(Near horned face).
Named By: Barnum Brown - 1914.
Synonyms: Anchiceratops longirostris.
Classification: Chordata, Reptilia, Dionsauria, Ornithischia, Ceratopsia, Ceratopsidae, Chasmosaurinae.
Species: A. ornatus (type).
Size: At least just over 4 meters long, possibly up to 6 meters long.
Known locations: Canada, Alberta - Horseshoe Canyon Formation, Dinosaur Park Formation. USA, Wyoming Almond Formation.
Time period: Campanian to early Maastrichtian of the Cretaceous.
Fossil representation: Usually only the skull and skull fragments, some partial post cranial material including an almost complete spine has also been found.
of fossil sites where Anchiceratops remains have
been found have
revealed that Anchiceratops lived around
estuaries. This may explain
why Anchiceratopsremains are rare when compared to
the remains of
known to live on open plains. As a chasmosaurine
ceratopsian, Anchiceratops had a large neck frill
bony triangular projections, but moderate brow horns, and a reduced
nasal horn. As in other ceratopsians, Anchiceratops
is known mainly
from skull material, although the spine and possibly other
fragmentary skeletal material is known.
There was once another species of Anchiceratops named A. longirostris which was based upon the fact that the snout is longer with horns that curve forwards as opposed to the upwards pointing horns of A. ornatus. Later study and comparison with other material has since revealed that these differences are not down to different species but different sexes. With this male Anchiceratops are thought to have longer brow horns that point upwards, while females have shorter brow horns that point forwards. Males also seem to have shorter snouts than the females and combined with their longer horns this is probably to make it easier for males to fight one another with their horns during dominance contests.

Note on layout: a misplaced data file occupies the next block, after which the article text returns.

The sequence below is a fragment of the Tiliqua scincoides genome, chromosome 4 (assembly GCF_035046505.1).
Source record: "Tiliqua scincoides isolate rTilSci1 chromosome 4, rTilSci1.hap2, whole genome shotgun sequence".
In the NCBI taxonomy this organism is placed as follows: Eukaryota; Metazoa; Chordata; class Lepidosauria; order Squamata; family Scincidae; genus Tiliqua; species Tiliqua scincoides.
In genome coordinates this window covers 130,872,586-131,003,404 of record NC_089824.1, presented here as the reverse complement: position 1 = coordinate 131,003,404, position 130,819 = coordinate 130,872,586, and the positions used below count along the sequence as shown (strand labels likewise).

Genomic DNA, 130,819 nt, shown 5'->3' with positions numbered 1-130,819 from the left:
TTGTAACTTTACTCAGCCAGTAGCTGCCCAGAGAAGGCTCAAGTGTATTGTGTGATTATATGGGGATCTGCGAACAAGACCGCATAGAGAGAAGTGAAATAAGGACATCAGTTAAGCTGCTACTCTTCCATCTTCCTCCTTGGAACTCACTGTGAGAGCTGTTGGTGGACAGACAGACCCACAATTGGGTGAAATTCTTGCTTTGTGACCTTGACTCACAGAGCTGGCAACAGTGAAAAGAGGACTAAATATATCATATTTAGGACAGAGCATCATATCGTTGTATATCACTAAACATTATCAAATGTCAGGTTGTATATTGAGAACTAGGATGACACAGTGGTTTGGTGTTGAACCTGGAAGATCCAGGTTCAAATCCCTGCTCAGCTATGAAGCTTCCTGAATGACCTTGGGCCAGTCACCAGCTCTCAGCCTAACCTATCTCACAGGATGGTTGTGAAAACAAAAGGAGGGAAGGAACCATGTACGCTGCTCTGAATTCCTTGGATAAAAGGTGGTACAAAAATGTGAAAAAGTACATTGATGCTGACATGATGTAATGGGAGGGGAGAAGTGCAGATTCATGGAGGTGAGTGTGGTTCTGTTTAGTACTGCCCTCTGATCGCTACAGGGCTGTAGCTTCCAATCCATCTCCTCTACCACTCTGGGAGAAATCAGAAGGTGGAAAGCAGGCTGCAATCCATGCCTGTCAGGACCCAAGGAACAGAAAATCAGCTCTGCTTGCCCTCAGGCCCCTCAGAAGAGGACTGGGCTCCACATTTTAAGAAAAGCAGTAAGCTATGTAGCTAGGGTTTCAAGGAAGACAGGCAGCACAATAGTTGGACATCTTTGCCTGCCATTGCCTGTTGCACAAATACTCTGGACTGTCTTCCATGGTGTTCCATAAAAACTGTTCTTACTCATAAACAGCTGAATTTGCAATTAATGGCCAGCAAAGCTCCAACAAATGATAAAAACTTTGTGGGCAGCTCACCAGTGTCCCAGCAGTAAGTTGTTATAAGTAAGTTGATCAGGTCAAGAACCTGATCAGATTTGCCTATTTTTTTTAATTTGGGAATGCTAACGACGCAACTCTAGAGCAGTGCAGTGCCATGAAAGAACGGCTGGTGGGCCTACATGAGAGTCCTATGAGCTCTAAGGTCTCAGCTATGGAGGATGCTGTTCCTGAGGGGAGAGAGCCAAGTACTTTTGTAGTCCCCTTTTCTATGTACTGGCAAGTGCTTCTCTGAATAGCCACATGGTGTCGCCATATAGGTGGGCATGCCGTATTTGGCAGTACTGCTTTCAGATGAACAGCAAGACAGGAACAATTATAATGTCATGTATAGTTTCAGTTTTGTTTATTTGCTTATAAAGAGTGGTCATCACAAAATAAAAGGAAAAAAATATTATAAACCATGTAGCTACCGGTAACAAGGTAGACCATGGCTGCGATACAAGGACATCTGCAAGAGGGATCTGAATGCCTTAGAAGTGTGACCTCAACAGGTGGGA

- Anchiceratops, a new genus of horned dinosaurs from the Edmonton Cretaceous of Alberta. With discussion of the origin of the ceratopsian crest and the brain casts of Anchiceratops and Trachodon. - Bulletin of the American Museum of Natural History 33(33):539-548. - barnum Brown - 1914.
- Anchiceratops from the Oldman Formation of Alberta. - National Museum of Canada Natural History Papers, 3: 1-11. - W. J. Langston - 1959.
- Description of a complete and fully articulated chasmosaurine postcranium previously assigned to Anchiceratops (Dinosauria: Ceratopsia). by J. C. Mallon & R. Holmes - In, New Perspectives on Horned Dinosaurs: The Royal Tyrrell Museum Ceratopsian Symposium. Indiana University Press, Bloomington, Indiana. pp 189–202 - M. J. Ryan B. J. Chinnery-Allgeier & D. A. Eberth (eds). - 2010.
- Variation in the skull of Anchiceratops (Dinosauria, Ceratopsidae) from the Horseshoe Canyon Formation (Upper Cretaceous) of Alberta. - Journal of Vertebrate Paleontology, 31(5): 1047-1071. - Jordan C. Mallon, Robert Holmes, David A. Eberth, Michael J. Ryan & Jason S. Anderson - 2012.